In the middle of a global pandemic, Major League Baseball has a big opportunity. The owners know it. The players know it.
It might even be uncomfortable to talk about in the midst of so much suffering, but the opportunity is there.
A chance to reinvigorate the game.
Much of the last decade has been full of tales of baseball’s decline. Stories of declining attendance and declining television ratings are common. Some of the fears are embellished as revenues and team values have continued to increase, but there should be concern about the aging audience of baseball. According to data released in 2017, the average age of a baseball viewer is 57, up from 52 in 2006. And that 2017 study was three years ago. That same data showed only seven percent of baseball’s audience is below the age of 18.
There’s no question that as the world moves faster, attention spans decrease. Baseball – a slower paced game – has been impacted by this.
But here we are. In a quarantine. The world has crawled to a halt. People have nowhere to go. And almost any sports fan would be willing to watch a Major League Baseball game right now.
“What would a league pay to have a fanbase where the government is asking them to remain home and isolate?,” baseball agent Scott Boras said on NBC Sports Chicago Thursday. “And (playing MLB games) promotes what many of the political leaders want, which is isolation by giving them something to watch at home that’s fresh and new.”
While Major League Baseball has reduced mound visits and pitching changes to speed up the game, the reality is that the sport just needs to be more entertaining. There needs to be more reasons to watch.
Well, right now, that problem is pretty much solved. If you’re sick of Netflix and starving for sports, you have every reason to watch baseball. Heck, 173,000 people in the United States watched the Korean Baseball Organization opener in the middle of the night.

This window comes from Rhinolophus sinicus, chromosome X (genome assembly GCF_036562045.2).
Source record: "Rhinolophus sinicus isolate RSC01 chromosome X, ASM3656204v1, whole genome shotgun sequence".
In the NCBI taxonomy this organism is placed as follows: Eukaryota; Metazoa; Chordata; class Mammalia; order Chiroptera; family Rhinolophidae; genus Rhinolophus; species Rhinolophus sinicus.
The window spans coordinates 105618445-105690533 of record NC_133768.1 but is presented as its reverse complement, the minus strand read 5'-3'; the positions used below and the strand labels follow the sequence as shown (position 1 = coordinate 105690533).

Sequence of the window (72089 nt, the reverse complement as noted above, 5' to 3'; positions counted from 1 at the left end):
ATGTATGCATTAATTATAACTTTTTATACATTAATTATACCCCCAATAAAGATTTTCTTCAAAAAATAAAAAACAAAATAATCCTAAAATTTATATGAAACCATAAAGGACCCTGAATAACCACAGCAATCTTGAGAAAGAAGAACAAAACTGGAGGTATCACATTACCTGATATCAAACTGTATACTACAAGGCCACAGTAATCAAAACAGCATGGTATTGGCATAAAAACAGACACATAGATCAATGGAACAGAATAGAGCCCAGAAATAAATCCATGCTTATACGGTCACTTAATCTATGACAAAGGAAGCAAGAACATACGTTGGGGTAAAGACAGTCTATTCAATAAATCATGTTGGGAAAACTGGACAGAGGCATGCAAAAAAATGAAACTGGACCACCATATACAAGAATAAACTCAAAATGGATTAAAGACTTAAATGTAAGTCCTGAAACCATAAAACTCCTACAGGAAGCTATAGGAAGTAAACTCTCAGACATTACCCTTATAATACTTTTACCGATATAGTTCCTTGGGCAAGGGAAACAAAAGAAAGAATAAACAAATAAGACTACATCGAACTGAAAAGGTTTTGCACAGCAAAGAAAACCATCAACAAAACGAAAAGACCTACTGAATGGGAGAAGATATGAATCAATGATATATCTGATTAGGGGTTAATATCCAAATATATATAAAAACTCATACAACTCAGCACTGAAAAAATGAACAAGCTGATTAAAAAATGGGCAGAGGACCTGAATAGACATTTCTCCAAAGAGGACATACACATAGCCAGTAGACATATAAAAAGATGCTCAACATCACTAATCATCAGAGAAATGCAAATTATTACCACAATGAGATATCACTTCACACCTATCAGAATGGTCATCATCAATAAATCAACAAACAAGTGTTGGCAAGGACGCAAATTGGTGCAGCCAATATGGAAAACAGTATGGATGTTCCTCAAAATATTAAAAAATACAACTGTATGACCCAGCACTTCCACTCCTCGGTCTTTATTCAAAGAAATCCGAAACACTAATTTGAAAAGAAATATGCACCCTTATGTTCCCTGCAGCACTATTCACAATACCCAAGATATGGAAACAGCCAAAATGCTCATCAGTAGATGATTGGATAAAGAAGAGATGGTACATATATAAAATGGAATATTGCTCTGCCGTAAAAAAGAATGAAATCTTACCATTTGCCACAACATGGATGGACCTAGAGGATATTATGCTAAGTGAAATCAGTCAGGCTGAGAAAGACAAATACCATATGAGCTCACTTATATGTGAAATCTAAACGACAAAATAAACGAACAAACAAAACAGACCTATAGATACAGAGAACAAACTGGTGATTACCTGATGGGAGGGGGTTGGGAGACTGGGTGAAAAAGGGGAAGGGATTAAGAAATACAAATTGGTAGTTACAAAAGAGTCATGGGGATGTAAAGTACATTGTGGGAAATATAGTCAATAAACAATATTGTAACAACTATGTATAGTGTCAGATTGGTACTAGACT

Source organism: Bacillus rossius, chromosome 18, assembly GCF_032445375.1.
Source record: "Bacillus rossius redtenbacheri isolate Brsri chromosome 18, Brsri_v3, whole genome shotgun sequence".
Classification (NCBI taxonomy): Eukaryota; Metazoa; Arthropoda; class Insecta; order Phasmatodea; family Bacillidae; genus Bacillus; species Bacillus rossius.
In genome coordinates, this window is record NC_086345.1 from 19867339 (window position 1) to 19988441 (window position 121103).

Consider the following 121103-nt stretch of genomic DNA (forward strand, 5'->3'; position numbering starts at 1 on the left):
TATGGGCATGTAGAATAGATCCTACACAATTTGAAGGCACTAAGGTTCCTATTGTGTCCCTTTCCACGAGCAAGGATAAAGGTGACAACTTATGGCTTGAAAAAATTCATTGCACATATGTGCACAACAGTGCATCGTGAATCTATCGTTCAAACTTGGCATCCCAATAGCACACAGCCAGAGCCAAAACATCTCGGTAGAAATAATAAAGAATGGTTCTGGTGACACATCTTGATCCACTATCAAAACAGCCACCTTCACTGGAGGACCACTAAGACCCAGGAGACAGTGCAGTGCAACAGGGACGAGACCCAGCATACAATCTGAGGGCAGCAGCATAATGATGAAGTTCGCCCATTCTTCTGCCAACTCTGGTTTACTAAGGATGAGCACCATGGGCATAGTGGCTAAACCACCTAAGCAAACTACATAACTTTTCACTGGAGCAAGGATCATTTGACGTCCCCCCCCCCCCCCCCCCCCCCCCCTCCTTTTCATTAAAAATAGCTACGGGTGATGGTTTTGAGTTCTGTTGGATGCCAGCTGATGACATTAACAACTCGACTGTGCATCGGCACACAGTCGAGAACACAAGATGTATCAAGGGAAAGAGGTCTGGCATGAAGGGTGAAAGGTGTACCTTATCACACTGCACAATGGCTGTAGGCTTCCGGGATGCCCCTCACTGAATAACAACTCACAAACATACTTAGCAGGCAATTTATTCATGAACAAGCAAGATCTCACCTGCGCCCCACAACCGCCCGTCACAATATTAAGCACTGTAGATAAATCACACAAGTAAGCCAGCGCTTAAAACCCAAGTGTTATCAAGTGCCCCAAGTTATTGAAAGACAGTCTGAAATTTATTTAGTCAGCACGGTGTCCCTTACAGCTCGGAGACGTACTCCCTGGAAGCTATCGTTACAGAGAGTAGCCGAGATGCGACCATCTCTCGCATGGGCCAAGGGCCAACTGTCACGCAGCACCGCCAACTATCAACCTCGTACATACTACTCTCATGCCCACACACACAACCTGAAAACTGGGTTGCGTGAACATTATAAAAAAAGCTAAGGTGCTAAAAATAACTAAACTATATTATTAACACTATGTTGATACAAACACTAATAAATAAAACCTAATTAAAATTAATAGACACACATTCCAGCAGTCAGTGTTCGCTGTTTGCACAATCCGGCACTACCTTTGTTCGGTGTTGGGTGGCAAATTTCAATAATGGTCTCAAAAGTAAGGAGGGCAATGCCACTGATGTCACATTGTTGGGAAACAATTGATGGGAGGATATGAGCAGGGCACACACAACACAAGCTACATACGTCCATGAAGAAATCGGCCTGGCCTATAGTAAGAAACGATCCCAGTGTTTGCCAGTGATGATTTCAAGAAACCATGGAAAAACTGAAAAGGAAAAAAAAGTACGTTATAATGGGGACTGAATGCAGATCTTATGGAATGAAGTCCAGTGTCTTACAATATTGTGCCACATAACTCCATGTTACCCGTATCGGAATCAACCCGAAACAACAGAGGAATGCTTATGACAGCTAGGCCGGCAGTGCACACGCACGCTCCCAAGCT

“This is a way to bring a lot more new eyes to our game,” Boras said. “The ratings for UFC and for ("The Last Dance") and for the NFL Draft all illustrate a dramatic increase and need for fresh content.”
The NFL Draft posted its best ratings ever, with more than 15 million people tuning in for the first round. The first six episodes of “The Last Dance” averaged 5.8 million viewers, according to Sports Business Daily. And while the following chart shows that people are desperate enough to even consume virtual NASCAR iRacing and reruns of golf, horse racing and figure skating, the top 10 most-viewed sports telecasts since March 16 are all brand new shows, not reruns.
Was this it? Probably not but came across this pic.twitter.com/kZcvySMiEM— Kevin O'Connor (@22koconnor) May 15, 2020
“While something is very, very difficult for our country and for everyone at this particular moment for baseball, there is a bright side to the idea that you’re going to have massive attention paid to fresh programming,” Boras said.
There’s no guarantee that baseball will be alone in attempting to return in July. MLB could be competing with the NBA for instance, but it’s pretty much a certainty that more consumers will be at home in the summer looking for content to consume than they usually are.
And there’s a good chance baseball is going to have a more exciting product to offer. The downside of a long, 162-game season is that the product is diluted with the games meaning less. If baseball returns in 2020, it’s going to be a sprint, not a marathon. If only 82 games are played, each game will carry more weight and the playoff races will start almost immediately. Baseball will have a captivated audience and a captivating product.
That’s why, if the coronavirus allows, I believe the players and owners will eventually come to an agreement and play. There’s too much at stake. While some players might be able to forfeit an entire year’s worth of salary, as Rays pitcher Blake Snell suggested Wednesday, the great majority of the league cannot. And even commissioner Rob Manfred admitted on CNN Thursday night that the owners would lose about $4 billion collectively if games are not played in 2020. So no matter how much the two sides haggle over economics, they both lose more money by not playing.
Perhaps that is why health has dominated the discussion so far this week. The virus will ultimately determine how many games get played this summer. Players getting sick and perhaps even dying would be the ultimate price to pay.
But if there is enough testing and players can stay safe, the games will likely get played. There’s too much to lose otherwise.